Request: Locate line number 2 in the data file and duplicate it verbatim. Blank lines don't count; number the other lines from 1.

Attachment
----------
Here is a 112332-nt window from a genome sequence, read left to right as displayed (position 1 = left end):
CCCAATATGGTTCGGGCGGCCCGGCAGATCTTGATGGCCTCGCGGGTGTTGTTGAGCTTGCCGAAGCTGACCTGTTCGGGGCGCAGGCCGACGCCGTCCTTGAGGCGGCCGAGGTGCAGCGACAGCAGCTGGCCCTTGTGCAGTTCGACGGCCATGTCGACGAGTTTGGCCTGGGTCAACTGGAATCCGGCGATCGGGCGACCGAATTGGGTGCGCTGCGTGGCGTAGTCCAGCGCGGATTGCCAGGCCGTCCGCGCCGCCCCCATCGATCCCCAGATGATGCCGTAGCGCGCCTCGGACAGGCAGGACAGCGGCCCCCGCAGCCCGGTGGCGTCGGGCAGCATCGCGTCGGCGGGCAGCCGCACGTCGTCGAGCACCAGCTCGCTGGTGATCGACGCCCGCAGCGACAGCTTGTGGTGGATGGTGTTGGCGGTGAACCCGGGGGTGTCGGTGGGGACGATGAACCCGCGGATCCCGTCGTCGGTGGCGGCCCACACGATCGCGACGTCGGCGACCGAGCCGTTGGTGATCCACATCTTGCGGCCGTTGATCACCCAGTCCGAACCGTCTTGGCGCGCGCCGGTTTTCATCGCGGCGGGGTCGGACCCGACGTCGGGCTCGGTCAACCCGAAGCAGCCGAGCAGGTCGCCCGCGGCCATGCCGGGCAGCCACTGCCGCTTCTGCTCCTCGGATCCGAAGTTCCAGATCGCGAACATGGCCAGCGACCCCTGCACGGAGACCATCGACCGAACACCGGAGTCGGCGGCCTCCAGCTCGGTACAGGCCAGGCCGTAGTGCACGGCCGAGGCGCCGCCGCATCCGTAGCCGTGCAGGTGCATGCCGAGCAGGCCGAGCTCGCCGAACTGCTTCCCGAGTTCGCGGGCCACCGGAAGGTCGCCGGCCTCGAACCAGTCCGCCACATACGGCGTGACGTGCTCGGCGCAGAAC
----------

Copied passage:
CCCAATATGGTTCGGGCGGCCCGGCAGATCTTGATGGCCTCGCGGGTGTTGTTGAGCTTGCCGAAGCTGACCTGTTCGGGGCGCAGGCCGACGCCGTCCTTGAGGCGGCCGAGGTGCAGCGACAGCAGCTGGCCCTTGTGCAGTTCGACGGCCATGTCGACGAGTTTGGCCTGGGTCAACTGGAATCCGGCGATCGGGCGACCGAATTGGGTGCGCTGCGTGGCGTAGTCCAGCGCGGATTGCCAGGCCGTCCGCGCCGCCCCCATCGATCCCCAGATGATGCCGTAGCGCGCCTCGGACAGGCAGGACAGCGGCCCCCGCAGCCCGGTGGCGTCGGGCAGCATCGCGTCGGCGGGCAGCCGCACGTCGTCGAGCACCAGCTCGCTGGTGATCGACGCCCGCAGCGACAGCTTGTGGTGGATGGTGTTGGCGGTGAACCCGGGGGTGTCGGTGGGGACGATGAACCCGCGGATCCCGTCGTCGGTGGCGGCCCACACGATCGCGACGTCGGCGACCGAGCCGTTGGTGATCCACATCTTGCGGCCGTTGATCACCCAGTCCGAACCGTCTTGGCGCGCGCCGGTTTTCATCGCGGCGGGGTCGGACCCGACGTCGGGCTCGGTCAACCCGAAGCAGCCGAGCAGGTCGCCCGCGGCCATGCCGGGCAGCCACTGCCGCTTCTGCTCCTCGGATCCGAAGTTCCAGATCGCGAACATGGCCAGCGACCCCTGCACGGAGACCATCGACCGAACACCGGAGTCGGCGGCCTCCAGCTCGGTACAGGCCAGGCCGTAGTGCACGGCCGAGGCGCCGCCGCATCCGTAGCCGTGCAGGTGCATGCCGAGCAGGCCGAGCTCGCCGAACTGCTTCCCGAGTTCGCGGGCCACCGGAAGGTCGCCGGCCTCGAACCAGTCCGCCACATACGGCGTGACGTGCTCGGCGCAGAAC